Adjusting holiday expectations



Caregivers can experience additional stress around the holidays on top of an already challenging routine. That stress is often triggered by expectations: from others and ourselves on how a holiday should be celebrated. Family traditions are something to be treasured, but when caring for an ill loved one, those traditions can quickly become burdens.

One of the more difficult aspects of family caregiving is adjusting one’s expectations when it comes to holiday celebrations. My family struggled with these changes as my father’s dementia progressed and again when my mother was recovering from cancer. When a loved one has dementia, they may not recognize that it’s a holiday. They may feel overwhelmed and extra disoriented if their routine is disrupted and extra people are in the home. Big family celebrations and travel may no longer be a good option.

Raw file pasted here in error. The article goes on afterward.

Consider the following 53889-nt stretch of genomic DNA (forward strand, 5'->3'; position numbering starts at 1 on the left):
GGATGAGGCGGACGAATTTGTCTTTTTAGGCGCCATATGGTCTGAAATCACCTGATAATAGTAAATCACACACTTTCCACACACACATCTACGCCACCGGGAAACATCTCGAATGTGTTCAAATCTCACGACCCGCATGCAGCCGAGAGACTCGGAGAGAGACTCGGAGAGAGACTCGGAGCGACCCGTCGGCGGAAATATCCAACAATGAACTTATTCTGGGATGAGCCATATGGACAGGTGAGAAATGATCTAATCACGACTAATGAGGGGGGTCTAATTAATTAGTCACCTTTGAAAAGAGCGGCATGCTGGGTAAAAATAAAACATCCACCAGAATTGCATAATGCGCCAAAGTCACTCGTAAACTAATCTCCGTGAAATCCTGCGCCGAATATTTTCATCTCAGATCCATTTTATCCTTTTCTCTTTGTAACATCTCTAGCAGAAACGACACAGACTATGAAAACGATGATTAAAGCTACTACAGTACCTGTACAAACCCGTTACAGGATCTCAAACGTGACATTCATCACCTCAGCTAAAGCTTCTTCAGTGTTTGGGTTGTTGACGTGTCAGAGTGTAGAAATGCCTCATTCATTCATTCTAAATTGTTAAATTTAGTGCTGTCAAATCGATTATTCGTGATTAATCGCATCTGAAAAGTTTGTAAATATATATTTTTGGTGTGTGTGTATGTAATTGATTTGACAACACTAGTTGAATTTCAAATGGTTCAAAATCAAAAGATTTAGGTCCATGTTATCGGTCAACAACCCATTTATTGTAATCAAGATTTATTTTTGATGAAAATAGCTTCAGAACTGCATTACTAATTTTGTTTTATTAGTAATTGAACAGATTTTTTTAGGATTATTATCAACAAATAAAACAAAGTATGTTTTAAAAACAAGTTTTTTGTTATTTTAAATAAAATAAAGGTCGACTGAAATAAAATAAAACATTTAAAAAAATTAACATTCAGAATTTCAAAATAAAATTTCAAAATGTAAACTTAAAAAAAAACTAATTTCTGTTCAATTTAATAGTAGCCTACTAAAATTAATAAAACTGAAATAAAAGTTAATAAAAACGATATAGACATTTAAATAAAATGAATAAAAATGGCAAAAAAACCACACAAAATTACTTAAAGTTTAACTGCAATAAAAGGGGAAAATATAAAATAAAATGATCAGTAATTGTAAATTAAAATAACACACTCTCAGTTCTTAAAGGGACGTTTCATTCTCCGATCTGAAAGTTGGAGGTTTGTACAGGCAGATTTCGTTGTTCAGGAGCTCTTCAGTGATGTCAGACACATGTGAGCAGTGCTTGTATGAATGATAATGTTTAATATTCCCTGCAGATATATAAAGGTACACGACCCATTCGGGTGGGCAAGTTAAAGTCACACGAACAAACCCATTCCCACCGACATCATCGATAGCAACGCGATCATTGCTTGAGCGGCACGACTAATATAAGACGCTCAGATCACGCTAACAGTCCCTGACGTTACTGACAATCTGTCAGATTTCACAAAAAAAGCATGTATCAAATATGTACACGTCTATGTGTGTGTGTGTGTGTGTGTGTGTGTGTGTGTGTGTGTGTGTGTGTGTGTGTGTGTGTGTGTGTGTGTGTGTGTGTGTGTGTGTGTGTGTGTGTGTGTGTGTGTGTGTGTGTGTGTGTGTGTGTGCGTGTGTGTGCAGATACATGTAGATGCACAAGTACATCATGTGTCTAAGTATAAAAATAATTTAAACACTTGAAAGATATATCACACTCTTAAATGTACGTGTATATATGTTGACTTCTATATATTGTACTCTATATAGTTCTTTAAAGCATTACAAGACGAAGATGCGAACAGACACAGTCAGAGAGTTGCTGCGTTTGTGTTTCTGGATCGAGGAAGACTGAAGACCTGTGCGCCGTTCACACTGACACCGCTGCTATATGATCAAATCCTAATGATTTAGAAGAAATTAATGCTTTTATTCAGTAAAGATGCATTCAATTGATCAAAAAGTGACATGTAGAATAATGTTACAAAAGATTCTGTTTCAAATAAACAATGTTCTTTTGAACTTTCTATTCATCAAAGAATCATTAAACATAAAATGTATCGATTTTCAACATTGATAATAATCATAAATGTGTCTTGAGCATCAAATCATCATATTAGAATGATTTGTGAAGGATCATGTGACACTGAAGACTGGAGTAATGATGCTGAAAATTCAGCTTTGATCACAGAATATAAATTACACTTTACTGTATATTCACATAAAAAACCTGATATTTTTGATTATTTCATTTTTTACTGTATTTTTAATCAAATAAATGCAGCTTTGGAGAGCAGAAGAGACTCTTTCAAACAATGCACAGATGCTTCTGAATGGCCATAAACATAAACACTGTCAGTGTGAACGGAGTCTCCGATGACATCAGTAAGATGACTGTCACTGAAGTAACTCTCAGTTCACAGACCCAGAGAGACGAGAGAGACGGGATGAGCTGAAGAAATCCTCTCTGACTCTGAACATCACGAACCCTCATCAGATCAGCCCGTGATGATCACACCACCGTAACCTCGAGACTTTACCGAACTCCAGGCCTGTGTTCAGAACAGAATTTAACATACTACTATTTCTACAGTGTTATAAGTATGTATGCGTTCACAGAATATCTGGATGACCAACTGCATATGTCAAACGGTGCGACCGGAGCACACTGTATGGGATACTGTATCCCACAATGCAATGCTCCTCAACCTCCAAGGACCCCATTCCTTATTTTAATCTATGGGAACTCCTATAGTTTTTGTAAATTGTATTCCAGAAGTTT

It’s okay not to feel the joy that the season may bring others if you are going through a difficult time. But in order to avoid a completely miserable experience, it can help to adjust expectations. Focus on what matters most to you and the small, simple things that can bring you joy during the holidays. If there is something that is particularly meaningful, seek out the support you need to make that happen, whether it’s attending a religious service or a holiday-themed event.

While nice, the gifts or a fancy dinner isn’t what makes the holiday season special. It’s spending time with loved ones. The traditions may change, but the love remains.

Photo by Markus Spiske on Unsplash.






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